Epidemiology And Diagnosis

There are very few epidemiological data relating to soft-tissue disorders of the lower limb. Risk factors for the development of these disorders include trauma, unaccustomed exercise, obesity, poor footwear, and prolonged standing.167

In the hip, the most common soft-tissue disorders are due to problems associated with the numerous bursae that are found in this region. Trochanteric bursitis is the most prevalent condition and is often associated with other disorders, including osteoarthritis of the same hip, lumbar spondylosis, and RA.168 Since no findings are pathogno-monic of trochanteric bursitis, the diagnosis is generally based on the clinical picture, which includes pain along the lateral side of the upper thigh that is aggravated by activity or lying on the affected side. Physical examination reveals tenderness over the greater trochanter. Less frequent soft-tissue disorders in this area include iliopsoas bursitis, iliogluteal bursitis ("weaver's bottom''), and adductor tendinitis, which tends to occur as a sporting injury, particularly in gymnasts and horseback riders.169

Chronic knee pain is common at all ages: OA is the major determinant in the elderly, whereas anterior knee pain syndrome (chondromalacia patellae) is more important in adolescents and children. There are also a large number of soft-tissue structures within the knee giving rise to symptoms including ligamentous injuries, meniscal tears, bursitis, popliteal cysts, iliotibial band syndrome, and synovial plicae.170 Prepatellar bursitis is among the most common of these and is usually related to repetitive trauma. Diagnosis is usually obvious, with a fluctuant swelling over the front of the patella. Anserine bursitis is also common, although in practice the term tends to be used loosely to describe any pain over the medial aspect of the upper tibia in the region of the bursa and so may include lesions of the medial ligament or pes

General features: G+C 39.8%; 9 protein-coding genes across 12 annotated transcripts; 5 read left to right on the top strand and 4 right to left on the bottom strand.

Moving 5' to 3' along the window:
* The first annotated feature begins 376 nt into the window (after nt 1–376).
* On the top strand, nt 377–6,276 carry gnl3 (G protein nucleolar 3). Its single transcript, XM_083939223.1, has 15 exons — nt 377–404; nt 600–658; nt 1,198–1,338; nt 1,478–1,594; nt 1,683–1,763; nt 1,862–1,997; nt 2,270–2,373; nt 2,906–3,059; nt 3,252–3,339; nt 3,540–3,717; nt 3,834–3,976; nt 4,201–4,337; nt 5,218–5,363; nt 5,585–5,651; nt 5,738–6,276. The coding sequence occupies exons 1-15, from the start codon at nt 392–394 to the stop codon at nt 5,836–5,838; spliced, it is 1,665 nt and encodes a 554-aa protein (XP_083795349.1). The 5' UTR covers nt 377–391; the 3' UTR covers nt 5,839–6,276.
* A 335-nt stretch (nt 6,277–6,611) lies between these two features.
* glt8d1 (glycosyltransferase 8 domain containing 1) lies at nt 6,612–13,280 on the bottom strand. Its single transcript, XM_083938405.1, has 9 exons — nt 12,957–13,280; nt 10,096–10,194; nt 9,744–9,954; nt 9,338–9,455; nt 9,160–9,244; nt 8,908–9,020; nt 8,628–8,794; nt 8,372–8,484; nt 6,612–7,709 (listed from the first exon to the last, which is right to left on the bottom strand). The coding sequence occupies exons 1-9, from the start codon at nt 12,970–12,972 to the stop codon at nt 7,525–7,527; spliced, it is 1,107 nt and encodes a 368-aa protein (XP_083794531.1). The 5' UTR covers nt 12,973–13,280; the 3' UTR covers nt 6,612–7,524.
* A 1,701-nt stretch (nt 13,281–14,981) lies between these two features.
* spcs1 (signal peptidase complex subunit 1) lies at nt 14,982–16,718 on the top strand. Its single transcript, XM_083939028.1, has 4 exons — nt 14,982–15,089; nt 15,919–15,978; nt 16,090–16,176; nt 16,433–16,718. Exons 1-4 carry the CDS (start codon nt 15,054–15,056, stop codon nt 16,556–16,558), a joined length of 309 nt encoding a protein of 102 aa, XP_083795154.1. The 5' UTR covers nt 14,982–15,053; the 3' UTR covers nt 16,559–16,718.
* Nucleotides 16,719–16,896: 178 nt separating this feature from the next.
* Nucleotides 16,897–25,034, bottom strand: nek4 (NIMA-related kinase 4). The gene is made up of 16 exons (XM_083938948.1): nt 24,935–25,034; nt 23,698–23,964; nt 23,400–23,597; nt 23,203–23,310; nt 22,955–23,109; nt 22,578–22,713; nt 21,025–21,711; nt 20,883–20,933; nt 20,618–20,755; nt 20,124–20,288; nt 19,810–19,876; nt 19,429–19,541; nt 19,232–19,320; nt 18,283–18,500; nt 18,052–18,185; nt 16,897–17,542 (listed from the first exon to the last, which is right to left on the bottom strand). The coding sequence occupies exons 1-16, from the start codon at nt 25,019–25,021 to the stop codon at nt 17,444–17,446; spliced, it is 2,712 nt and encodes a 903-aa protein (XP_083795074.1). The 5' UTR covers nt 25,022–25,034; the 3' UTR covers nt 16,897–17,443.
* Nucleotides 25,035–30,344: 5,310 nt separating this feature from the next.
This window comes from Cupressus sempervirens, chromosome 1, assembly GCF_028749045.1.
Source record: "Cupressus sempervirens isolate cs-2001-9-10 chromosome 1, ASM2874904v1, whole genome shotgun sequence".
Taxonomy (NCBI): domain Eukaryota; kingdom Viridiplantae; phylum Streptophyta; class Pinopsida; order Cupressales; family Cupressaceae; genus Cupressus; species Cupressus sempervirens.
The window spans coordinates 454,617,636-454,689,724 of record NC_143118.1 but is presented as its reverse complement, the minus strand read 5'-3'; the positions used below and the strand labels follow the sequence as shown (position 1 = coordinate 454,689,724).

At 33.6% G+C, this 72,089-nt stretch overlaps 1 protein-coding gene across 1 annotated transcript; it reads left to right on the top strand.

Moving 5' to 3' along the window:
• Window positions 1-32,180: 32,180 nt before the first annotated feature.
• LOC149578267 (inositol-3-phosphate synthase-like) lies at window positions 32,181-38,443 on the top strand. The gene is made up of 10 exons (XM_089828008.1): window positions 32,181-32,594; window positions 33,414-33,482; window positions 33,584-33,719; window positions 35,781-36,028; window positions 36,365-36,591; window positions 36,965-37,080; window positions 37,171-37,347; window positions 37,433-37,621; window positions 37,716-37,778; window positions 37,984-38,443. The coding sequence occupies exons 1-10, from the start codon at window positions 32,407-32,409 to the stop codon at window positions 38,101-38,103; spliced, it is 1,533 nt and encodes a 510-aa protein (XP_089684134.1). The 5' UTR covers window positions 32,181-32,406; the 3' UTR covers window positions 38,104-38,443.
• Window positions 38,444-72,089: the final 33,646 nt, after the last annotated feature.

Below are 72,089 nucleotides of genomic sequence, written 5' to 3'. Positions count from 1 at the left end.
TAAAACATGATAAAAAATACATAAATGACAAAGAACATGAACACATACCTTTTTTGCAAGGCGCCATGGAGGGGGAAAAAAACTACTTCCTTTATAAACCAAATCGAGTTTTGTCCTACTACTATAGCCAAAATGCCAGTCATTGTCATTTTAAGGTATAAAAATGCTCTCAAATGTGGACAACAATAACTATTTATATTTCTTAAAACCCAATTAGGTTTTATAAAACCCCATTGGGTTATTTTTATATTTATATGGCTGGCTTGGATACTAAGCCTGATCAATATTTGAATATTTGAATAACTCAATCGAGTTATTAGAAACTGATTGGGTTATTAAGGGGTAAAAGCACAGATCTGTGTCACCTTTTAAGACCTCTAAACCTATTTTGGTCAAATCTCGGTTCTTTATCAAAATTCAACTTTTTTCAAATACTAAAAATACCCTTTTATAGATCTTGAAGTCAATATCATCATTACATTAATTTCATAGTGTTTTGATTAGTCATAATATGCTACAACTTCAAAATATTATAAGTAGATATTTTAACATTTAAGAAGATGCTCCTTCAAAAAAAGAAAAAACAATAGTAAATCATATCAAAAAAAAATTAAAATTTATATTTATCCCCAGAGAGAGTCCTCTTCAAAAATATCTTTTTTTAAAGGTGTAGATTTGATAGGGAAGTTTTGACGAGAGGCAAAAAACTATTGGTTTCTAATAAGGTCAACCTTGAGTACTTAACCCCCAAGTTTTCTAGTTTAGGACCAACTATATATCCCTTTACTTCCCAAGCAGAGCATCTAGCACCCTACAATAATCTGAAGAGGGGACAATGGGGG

anserus insertion.171

Soft-tissue disorders of the ankle include Achilles tendinitis, which is generally associated with repetitive trauma due to excessive use of the calf muscles during sporting activities. There may be an associated Achilles bursitis, which can also arise spontaneously or in association with a systemic arthropathy such as RA. One of the most common causes of pain around the heel is plantar fasciitis, which generally also results from repetitive microtrauma with risk factors being obesity, athletics, and poor footwear.172 The disorder may coexist with subcalcaneal bursitis.

Arthritis Relief and Prevention

Arthritis Relief and Prevention

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